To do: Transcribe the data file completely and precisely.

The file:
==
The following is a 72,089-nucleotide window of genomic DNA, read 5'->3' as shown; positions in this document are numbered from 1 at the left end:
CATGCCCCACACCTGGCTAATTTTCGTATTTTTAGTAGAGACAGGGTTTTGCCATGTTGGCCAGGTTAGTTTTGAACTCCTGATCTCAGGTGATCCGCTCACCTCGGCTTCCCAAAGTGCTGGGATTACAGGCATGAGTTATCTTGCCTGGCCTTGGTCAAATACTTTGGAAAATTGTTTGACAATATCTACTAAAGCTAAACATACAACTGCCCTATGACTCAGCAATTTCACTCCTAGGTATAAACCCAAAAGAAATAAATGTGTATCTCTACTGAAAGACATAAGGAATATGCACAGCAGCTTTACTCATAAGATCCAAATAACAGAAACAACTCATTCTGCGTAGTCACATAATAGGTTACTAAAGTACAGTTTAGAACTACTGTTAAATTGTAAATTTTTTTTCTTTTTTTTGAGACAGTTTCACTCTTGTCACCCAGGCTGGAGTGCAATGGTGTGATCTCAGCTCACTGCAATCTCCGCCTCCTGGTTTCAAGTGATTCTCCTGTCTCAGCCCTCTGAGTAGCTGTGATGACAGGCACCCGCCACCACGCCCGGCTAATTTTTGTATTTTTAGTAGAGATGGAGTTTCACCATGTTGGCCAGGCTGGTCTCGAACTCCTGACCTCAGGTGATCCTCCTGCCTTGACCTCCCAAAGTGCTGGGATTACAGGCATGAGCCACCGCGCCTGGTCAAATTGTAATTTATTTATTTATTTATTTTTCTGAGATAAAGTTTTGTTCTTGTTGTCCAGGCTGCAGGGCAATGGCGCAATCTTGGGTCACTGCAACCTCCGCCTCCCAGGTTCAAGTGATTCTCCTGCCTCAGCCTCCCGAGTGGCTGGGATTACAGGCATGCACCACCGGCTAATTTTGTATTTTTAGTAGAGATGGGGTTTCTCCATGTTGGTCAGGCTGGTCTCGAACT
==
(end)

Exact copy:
The following is a 72,089-nucleotide window of genomic DNA, read 5'->3' as shown; positions in this document are numbered from 1 at the left end:
CATGCCCCACACCTGGCTAATTTTCGTATTTTTAGTAGAGACAGGGTTTTGCCATGTTGGCCAGGTTAGTTTTGAACTCCTGATCTCAGGTGATCCGCTCACCTCGGCTTCCCAAAGTGCTGGGATTACAGGCATGAGTTATCTTGCCTGGCCTTGGTCAAATACTTTGGAAAATTGTTTGACAATATCTACTAAAGCTAAACATACAACTGCCCTATGACTCAGCAATTTCACTCCTAGGTATAAACCCAAAAGAAATAAATGTGTATCTCTACTGAAAGACATAAGGAATATGCACAGCAGCTTTACTCATAAGATCCAAATAACAGAAACAACTCATTCTGCGTAGTCACATAATAGGTTACTAAAGTACAGTTTAGAACTACTGTTAAATTGTAAATTTTTTTTCTTTTTTTTGAGACAGTTTCACTCTTGTCACCCAGGCTGGAGTGCAATGGTGTGATCTCAGCTCACTGCAATCTCCGCCTCCTGGTTTCAAGTGATTCTCCTGTCTCAGCCCTCTGAGTAGCTGTGATGACAGGCACCCGCCACCACGCCCGGCTAATTTTTGTATTTTTAGTAGAGATGGAGTTTCACCATGTTGGCCAGGCTGGTCTCGAACTCCTGACCTCAGGTGATCCTCCTGCCTTGACCTCCCAAAGTGCTGGGATTACAGGCATGAGCCACCGCGCCTGGTCAAATTGTAATTTATTTATTTATTTATTTTTCTGAGATAAAGTTTTGTTCTTGTTGTCCAGGCTGCAGGGCAATGGCGCAATCTTGGGTCACTGCAACCTCCGCCTCCCAGGTTCAAGTGATTCTCCTGCCTCAGCCTCCCGAGTGGCTGGGATTACAGGCATGCACCACCGGCTAATTTTGTATTTTTAGTAGAGATGGGGTTTCTCCATGTTGGTCAGGCTGGTCTCGAACT